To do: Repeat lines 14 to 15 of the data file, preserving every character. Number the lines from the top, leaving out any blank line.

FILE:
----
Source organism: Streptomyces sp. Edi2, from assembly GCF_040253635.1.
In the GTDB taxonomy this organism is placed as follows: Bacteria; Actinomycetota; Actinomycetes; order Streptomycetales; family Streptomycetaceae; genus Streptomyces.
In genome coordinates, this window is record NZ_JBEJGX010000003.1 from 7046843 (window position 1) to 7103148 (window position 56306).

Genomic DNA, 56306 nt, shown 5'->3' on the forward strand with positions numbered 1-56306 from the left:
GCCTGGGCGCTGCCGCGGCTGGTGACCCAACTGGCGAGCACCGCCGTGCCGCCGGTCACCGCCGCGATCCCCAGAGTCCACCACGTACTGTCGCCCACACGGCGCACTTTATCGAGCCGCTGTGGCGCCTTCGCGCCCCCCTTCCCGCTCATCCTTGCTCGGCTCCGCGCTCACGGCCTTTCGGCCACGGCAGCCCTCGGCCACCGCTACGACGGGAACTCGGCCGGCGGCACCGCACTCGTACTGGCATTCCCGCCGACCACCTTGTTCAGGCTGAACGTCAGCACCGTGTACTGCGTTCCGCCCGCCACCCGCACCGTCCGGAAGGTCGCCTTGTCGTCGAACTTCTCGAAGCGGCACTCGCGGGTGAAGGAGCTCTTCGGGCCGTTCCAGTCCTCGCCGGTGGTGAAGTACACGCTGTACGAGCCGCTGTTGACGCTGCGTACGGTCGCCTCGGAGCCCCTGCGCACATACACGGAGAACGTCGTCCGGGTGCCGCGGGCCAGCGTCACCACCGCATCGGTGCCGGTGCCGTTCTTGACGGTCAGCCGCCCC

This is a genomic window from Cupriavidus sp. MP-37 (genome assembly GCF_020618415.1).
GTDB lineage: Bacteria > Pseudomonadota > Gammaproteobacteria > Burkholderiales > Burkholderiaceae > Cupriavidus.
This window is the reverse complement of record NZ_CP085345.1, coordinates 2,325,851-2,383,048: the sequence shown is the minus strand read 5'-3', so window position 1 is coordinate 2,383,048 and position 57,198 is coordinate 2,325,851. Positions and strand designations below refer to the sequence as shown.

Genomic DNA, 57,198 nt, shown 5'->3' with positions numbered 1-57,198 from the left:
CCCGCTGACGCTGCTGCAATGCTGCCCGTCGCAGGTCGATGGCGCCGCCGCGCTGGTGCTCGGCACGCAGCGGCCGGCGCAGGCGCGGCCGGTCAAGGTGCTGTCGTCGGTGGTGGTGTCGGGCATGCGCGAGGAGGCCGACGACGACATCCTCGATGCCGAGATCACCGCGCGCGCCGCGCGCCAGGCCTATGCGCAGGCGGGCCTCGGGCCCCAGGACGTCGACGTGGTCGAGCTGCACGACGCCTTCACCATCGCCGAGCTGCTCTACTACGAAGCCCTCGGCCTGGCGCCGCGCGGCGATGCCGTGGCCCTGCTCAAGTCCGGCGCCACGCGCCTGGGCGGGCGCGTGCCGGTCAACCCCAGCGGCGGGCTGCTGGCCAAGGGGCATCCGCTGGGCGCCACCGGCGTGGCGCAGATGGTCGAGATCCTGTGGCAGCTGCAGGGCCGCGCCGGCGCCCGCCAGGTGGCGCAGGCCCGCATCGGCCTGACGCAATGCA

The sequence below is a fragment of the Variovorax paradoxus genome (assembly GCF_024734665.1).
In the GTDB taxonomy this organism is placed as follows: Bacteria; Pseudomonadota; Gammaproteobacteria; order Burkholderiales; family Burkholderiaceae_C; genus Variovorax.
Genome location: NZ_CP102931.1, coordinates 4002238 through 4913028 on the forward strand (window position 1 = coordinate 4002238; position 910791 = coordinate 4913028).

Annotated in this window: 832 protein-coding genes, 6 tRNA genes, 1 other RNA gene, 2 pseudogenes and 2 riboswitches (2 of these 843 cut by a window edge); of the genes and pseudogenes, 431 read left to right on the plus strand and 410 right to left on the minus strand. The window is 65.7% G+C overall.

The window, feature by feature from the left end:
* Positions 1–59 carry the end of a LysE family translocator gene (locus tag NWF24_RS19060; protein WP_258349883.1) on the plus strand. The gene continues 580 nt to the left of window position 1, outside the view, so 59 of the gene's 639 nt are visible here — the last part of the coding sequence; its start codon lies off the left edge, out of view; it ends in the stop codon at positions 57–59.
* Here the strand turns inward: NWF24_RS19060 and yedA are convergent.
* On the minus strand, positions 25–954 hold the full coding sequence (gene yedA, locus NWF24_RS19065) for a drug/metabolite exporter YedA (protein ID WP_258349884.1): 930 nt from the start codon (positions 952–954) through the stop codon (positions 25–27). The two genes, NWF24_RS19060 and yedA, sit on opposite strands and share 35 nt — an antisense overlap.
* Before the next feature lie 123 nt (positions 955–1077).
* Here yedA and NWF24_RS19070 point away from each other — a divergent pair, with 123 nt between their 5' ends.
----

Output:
Annotated in this window: 832 protein-coding genes, 6 tRNA genes, 1 other RNA gene, 2 pseudogenes and 2 riboswitches (2 of these 843 cut by a window edge); of the genes and pseudogenes, 431 read left to right on the plus strand and 410 right to left on the minus strand. The window is 65.7% G+C overall.

The window, feature by feature from the left end: